Representatives of Europe wide confectionery, biscuit and chocolate makers have given a cautious backing to the much-anticipated EU parliament vote on amendments to the proposed food information regulation, which has come out in favour of industry supported GDAs.
David Zimmer, secretary general of Caobisco, in a statement issued to ConfectioneryNews.com, said that while the body is closely reviewing the details of the vote and its implications for its members he said that it is encouraging that the EP has recognised the limitations of the traffic lights approach to labelling.
Ever since the proposal for the new regulation was published in January 2008 there has been hot debate in Brussels and across member states about the best mandatory system for displaying nutritional information.
Although a host of formats already exist across the bloc, two have dominated discussions: the food industry-developed Guidance Daily Amount (GDA) scheme, and the colour-coded traffic-light scheme.
On Wednesday, MEPs voted on an amendments proposal tabled by Environment committee rapporteur Renate Sommer and adopted by the committee. After a lively debate, they strongly signalled that they would like to see the GDA method as the sole front-of-pack scheme.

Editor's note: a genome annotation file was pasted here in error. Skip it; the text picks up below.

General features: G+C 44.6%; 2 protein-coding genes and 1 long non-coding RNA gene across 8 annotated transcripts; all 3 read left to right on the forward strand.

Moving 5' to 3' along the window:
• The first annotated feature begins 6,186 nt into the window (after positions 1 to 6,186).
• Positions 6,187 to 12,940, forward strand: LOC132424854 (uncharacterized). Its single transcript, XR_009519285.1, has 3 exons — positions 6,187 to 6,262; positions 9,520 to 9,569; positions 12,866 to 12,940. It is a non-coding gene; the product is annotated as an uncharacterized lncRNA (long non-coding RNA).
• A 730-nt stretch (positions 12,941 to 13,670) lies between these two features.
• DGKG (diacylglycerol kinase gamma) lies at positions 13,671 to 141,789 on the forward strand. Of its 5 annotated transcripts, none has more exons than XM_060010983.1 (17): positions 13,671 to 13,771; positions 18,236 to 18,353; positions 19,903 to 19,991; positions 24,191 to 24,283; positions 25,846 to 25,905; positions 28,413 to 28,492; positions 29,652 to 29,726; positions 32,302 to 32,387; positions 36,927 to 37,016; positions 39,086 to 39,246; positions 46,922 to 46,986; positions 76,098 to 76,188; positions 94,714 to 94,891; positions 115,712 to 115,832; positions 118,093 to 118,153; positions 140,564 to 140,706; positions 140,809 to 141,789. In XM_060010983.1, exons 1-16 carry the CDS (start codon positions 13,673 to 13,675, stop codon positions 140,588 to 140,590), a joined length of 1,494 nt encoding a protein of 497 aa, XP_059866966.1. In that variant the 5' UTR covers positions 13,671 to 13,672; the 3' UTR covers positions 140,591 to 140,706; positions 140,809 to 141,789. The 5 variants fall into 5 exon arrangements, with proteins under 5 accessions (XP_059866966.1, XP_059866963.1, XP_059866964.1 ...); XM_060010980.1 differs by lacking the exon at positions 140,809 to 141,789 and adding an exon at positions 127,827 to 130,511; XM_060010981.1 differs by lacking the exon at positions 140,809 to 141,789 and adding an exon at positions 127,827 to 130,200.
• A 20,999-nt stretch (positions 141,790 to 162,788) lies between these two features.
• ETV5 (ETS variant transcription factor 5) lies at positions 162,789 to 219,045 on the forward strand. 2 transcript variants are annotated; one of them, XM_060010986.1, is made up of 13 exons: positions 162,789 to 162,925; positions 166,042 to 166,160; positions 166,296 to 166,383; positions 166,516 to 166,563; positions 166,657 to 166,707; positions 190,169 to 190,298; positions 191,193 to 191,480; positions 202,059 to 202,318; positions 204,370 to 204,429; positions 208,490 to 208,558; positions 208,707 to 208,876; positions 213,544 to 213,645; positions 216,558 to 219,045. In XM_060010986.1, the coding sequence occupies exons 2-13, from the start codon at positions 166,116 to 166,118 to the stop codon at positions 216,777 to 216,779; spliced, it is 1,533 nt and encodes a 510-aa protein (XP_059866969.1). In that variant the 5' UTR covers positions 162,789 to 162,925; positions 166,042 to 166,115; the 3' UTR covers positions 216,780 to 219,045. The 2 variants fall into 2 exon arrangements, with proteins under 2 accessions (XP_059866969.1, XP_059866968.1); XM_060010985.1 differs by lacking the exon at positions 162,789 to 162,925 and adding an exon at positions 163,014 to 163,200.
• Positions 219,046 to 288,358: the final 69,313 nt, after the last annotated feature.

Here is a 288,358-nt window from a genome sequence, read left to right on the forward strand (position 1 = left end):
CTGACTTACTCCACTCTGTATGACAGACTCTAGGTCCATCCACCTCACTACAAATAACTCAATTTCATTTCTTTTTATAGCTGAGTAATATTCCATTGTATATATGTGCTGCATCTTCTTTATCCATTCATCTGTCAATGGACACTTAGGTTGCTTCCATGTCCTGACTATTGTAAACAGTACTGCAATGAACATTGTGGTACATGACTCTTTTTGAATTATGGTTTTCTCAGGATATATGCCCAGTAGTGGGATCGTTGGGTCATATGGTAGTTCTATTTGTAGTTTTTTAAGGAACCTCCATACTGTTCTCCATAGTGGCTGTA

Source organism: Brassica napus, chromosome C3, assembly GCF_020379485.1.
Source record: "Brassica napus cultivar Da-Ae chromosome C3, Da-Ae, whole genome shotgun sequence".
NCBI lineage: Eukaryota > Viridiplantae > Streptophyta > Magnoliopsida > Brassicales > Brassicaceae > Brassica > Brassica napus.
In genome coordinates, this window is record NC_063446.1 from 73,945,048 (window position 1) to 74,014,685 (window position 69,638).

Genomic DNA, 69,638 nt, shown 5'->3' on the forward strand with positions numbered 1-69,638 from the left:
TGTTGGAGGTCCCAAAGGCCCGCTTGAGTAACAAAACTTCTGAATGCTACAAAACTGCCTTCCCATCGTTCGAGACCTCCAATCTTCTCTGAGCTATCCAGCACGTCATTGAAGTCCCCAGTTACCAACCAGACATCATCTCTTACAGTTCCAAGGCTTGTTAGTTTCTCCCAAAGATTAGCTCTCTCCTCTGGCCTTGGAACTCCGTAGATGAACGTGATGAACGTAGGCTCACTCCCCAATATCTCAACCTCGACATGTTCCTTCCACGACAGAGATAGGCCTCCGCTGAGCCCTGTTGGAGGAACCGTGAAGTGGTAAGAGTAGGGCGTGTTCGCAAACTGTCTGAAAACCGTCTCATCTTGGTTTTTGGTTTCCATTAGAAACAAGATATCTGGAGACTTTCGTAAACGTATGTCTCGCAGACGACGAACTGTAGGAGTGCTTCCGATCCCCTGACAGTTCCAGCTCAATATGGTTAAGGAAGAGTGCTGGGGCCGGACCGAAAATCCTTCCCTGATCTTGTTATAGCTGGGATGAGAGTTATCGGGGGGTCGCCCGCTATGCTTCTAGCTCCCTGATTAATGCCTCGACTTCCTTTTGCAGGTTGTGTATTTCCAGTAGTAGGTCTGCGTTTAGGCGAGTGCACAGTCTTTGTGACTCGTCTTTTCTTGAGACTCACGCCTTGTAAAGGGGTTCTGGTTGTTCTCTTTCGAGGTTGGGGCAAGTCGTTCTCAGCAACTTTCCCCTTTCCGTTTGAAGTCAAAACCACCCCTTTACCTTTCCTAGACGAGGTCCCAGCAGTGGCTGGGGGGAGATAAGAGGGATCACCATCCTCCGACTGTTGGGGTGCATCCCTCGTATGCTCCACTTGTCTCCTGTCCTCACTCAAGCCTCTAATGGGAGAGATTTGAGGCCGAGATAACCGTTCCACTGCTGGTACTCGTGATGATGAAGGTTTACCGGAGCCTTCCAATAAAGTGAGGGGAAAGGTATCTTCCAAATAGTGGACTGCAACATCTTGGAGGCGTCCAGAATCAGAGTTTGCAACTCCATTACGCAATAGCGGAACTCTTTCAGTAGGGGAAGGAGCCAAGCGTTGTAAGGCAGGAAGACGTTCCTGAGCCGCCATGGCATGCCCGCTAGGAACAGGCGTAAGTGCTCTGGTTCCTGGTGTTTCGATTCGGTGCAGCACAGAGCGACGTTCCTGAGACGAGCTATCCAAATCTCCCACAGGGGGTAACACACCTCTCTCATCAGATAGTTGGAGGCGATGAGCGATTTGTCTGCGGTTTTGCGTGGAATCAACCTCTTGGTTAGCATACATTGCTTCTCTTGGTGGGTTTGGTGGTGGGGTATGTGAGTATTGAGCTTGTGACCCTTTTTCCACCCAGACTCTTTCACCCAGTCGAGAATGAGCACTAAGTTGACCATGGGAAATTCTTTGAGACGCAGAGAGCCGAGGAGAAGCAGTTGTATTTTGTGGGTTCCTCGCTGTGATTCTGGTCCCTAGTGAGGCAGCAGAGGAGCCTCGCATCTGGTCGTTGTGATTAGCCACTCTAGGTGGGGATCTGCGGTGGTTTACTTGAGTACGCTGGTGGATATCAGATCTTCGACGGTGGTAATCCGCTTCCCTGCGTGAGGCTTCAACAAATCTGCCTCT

According to Zimmer, the traffic light scheme "is of course over-simplistic and does not afford the opportunity for consumers to make a considered choice within food categories."
MEPs also cast votes on some other contentious points to the proposed regulations including that GDA values should be given per 100g or 100ml, energy, fat, saturates, sugar and salt GDAs should be on the front-of-pack, but protein, fibres and transfats should be elsewhere on the pack and that nutrient profiling should be reinstated.
But Zimmer maintains that concerns continue to surround the issue of nutrition profiling which he claims: “brings little of a positive nature to the debate and indeed could hinder innovation in a number of food sectors.”
Nutrient profiles define what products can make claims relating to nutritional content, based on their levels of fat, sugar or salt. The idea is that a product that is exceptionally high in one of these nutrients that should be consumed in moderation, it may not be labelled a ‘low in fat’, say, or ‘low in sugar’.
A statement from the Parliament late yesterday in relation to the next stage of the regulatory process said that agreement between Parliament and Council is unlikely at the first reading stage, meaning a second reading will be necessary.
Even once the regulation is agreed and implemented, large food firms will have three years to comply and smaller firms five years.